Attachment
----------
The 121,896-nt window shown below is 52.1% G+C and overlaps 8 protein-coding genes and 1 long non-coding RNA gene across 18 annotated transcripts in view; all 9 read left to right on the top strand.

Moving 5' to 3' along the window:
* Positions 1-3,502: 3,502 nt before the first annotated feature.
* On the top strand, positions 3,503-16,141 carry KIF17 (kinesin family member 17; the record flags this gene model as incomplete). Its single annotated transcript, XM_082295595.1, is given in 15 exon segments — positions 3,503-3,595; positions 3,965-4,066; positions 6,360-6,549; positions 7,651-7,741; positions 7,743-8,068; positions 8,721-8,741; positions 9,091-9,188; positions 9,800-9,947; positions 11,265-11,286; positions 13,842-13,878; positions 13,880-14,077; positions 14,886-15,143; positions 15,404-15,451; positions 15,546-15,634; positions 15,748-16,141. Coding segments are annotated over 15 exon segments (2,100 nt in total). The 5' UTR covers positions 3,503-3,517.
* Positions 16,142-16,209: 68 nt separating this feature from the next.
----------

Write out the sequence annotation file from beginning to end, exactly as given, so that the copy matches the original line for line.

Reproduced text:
The 121,896-nt window shown below is 52.1% G+C and overlaps 8 protein-coding genes and 1 long non-coding RNA gene across 18 annotated transcripts in view; all 9 read left to right on the top strand.

Moving 5' to 3' along the window:
* Positions 1-3,502: 3,502 nt before the first annotated feature.
* On the top strand, positions 3,503-16,141 carry KIF17 (kinesin family member 17; the record flags this gene model as incomplete). Its single annotated transcript, XM_082295595.1, is given in 15 exon segments — positions 3,503-3,595; positions 3,965-4,066; positions 6,360-6,549; positions 7,651-7,741; positions 7,743-8,068; positions 8,721-8,741; positions 9,091-9,188; positions 9,800-9,947; positions 11,265-11,286; positions 13,842-13,878; positions 13,880-14,077; positions 14,886-15,143; positions 15,404-15,451; positions 15,546-15,634; positions 15,748-16,141. Coding segments are annotated over 15 exon segments (2,100 nt in total). The 5' UTR covers positions 3,503-3,517.
* Positions 16,142-16,209: 68 nt separating this feature from the next.